The main area in your blog where past posts are stored – a link to each archive will normally appear in the sidebar of the blog and will allow you to look back at posts in terms of when they were poosted. You can usually choose the length of time that these categories cover but in most blogging platforms, the standard is monthly and this is probably the best option for most bloggers.
A term in Public Relations to describe an organised PR project, campaign or action which is designed to give the impression that it has happen spontaneously as if from a “grassroots” effect – the analogy is that it looks as though it has come from the grassroots but is in fact not the case, in the same way that astoturf looks like grass but is in fact fake.
The term “blog” is a contraction of “Web Log” which rightly shows how blogs were initially used, that’s to say as a “log” or diary (remember ‘Star Trek’ and the Captain’s Log?) which was published on the internet. Now blogs cover many different sorts of writing from business to personal and also refers generically to the technology used to create them. (see also Blogging Platform)
The act of creating and posting a blog
This will usually refer to the software which is used to create the blog – there are many different options in the market which range according to the requirremnets of the blogger. Some of the most popular are WordPress, Blogger, TypePad, Movable Type and Joomla.
Someone who blogs – a personal blogger may maintain their blog as a type of personal online journal, sharing their thoughts and opinions. A blogger who focuses more on the business side will have a more focused content, generally with a view to demonstrating their expertise in their an area or niche.
A overall term given to the blogs on the internet
A set of links to other blogs that a blogger considers to be particularly valuable to read either with specific reference to their own blog or their own tastes. Basically a recommended reading list.
The use of blogging technology for business uses. This will ususally be set up with a business purpose in mind and will focus on a particular area or subject with the end goal of creating business relationships with a set of people or campanies.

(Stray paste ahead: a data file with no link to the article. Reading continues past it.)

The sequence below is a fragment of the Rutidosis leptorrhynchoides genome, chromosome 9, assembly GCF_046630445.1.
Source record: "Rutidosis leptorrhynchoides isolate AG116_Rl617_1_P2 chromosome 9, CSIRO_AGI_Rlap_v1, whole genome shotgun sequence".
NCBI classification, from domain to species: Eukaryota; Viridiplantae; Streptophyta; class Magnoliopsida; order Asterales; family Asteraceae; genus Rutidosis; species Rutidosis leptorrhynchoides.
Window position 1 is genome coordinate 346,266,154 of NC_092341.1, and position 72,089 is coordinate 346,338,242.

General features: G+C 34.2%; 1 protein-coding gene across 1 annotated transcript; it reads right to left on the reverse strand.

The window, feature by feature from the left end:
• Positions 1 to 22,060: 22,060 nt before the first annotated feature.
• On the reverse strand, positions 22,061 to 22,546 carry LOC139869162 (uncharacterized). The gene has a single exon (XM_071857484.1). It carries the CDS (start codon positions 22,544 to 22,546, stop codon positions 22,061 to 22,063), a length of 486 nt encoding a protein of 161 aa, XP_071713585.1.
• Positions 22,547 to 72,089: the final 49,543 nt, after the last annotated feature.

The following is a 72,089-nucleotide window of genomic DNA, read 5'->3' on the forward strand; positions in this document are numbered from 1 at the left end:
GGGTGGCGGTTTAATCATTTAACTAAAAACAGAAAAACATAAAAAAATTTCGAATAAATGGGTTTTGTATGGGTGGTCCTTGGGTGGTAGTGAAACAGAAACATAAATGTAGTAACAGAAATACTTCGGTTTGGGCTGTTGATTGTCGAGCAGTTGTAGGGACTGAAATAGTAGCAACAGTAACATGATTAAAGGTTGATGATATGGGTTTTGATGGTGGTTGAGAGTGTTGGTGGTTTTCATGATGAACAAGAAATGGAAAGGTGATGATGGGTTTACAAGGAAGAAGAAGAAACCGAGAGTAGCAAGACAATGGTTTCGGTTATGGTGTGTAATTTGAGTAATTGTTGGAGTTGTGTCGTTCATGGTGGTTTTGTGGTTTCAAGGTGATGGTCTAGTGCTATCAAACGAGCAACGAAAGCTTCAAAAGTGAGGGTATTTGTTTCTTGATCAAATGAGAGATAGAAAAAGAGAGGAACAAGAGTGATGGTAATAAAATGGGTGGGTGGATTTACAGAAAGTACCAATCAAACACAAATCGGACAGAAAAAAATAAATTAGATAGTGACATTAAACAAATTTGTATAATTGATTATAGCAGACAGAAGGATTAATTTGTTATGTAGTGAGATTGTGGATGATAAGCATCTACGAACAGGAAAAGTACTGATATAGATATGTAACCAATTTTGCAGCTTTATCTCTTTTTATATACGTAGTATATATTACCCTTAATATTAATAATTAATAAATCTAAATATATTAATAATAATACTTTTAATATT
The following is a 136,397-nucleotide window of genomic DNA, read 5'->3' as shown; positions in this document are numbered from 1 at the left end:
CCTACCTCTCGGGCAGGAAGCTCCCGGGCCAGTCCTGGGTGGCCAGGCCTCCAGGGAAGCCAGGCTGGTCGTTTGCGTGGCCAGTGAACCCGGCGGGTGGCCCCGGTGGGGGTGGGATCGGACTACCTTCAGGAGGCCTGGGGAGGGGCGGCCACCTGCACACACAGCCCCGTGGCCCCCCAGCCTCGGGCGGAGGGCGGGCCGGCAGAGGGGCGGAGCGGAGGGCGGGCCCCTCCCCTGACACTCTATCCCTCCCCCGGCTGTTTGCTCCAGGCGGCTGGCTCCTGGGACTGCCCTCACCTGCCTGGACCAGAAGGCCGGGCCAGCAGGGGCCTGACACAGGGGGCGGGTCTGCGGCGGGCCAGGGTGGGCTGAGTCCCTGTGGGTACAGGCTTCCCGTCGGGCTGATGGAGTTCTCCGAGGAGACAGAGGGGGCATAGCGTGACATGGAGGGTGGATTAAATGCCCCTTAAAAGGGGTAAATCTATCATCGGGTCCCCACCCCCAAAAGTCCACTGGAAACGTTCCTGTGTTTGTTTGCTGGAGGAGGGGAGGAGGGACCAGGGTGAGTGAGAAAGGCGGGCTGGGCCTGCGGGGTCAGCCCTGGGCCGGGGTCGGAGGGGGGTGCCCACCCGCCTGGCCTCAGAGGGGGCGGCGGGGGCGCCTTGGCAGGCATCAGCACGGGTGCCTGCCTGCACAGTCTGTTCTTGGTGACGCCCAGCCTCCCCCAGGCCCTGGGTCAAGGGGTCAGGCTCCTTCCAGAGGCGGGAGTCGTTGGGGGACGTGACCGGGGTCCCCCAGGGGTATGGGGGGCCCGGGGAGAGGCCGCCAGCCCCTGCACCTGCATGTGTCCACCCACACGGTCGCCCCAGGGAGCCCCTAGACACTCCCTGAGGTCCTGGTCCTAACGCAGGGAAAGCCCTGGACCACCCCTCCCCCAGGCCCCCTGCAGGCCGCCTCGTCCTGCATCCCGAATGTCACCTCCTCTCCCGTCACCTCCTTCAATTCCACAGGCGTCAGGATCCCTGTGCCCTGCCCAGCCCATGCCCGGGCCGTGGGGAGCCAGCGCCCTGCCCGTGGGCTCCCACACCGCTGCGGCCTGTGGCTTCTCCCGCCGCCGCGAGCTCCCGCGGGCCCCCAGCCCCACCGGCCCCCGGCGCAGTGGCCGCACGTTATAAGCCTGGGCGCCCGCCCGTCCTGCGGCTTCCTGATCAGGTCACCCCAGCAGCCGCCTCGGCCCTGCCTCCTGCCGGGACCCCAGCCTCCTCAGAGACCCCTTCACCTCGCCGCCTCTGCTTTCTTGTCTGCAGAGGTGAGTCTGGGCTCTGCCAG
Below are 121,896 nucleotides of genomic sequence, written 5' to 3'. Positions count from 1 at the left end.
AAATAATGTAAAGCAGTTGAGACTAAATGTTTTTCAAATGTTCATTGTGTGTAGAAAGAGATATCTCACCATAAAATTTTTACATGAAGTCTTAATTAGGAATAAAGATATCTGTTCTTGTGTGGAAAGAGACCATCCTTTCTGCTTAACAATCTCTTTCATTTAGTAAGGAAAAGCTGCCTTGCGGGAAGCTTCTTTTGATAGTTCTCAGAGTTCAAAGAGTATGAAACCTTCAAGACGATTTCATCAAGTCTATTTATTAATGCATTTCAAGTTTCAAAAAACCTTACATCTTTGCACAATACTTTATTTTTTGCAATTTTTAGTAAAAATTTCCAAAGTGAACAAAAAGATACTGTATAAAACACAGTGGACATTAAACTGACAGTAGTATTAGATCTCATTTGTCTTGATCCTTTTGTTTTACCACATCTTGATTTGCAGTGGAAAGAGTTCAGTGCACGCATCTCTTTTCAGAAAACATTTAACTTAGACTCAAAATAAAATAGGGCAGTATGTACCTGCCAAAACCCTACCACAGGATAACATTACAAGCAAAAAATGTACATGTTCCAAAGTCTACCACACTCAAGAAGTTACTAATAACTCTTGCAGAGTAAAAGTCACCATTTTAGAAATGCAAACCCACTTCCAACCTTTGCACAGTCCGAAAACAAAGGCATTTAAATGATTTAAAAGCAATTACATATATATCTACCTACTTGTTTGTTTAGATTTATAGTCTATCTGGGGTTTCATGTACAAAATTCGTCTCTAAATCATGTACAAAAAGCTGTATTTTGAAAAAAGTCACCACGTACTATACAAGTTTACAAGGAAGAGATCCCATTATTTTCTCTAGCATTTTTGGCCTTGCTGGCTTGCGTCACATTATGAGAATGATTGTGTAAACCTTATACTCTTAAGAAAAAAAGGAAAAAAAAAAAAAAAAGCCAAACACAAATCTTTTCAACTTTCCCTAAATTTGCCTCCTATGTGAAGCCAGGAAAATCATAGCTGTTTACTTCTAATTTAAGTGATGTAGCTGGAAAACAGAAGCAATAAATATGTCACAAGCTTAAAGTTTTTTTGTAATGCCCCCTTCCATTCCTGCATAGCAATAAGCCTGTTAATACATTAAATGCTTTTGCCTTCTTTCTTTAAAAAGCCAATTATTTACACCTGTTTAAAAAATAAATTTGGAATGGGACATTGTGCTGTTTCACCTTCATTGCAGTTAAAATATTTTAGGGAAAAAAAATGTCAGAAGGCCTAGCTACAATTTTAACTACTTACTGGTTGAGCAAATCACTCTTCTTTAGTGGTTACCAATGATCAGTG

In some blogs you can categorise each individual post under one or many Categories that you have set up in your blog – this allows visitors to easily find posts on a particular topic or area.
One aspects of a blog which defferentiates it from websites is the ability of the visitors to post remarks or ask questions regarding a certain blog post. These remarks etc are generally refered to as “comments” and hence teh functioanlity is referred to in this way.
This will normally refer to an RSS feed which allows you to subscribe to receive information that you consider to be of interest. You will need a Feed Reader (or Aggregator) to be able to read these and, generally, RSS feeds are identified by small orange rectangles with RSS or XML in them although a new orange symbol is now being adopted by most of the major players.
A permalink is the permanent URL or address of a post on a blog which allows it to be found and referenced easily. For example, in this blog, it you click on the title of the post, you will be taken to its individual page – if you then look at the ‘address’ bar in your browser (which starts http://www.betterbusinessblogging.com/) then this is the posts permalink.
In terms of blogs, a ping is where you automatically inform blog search engines and tracking services that you have updated your blog. The search engine then visits your blog to immediately record and index the new content – this means that these search engines contain literally up to the minute information of what is being written about, unlike mainstream search engines which visit less regularly. You can set this up to happen automatically or you can manually “ping” them, perhaps using services such as Pingomatic or Pingoat which will inform many servers at the same time for you.
This refers to an individual article that appears on a blog – it is also known as a posting.
Short for either Really Simple Syndicatin or Rich Site Summary depending who you are speaking to. A great way to share information with others or to collect information if you look at it from the other point of view
Also known as an RSS Aggregator, this is the piece of software that you need to receive and read RSS feeds that you subscribe to
A contraction for “Spam Blog” which is a blog that has been created automatically and then filled with a non-sensical set of words, or articles which have been taken from other sites with the sole intention of creating links through to a separate “target” site
A trackback is used to help follow and track conversations going on between different blogs on the subject and allows a blogger to show that they have commented on an orginal post in their own blog. If I respond to or expand on a post on somebody’s blog, then when I post it, I include a trackback which automatically sends notification to the original author and creates a link to my post in their comemnts section. So for example, to create a trackback to this page, you would make sure that you were on the individual page (ie. just click on the post title) and then you would find the trackback address in the “Archived Entry” box in the right hand sidebar. Adding this into the trackback box in your blog software when you write your post woud create the link.
Stands for Uniform Resource Locator but, to you and me, the URL is effectively the address of the page on a website or a blog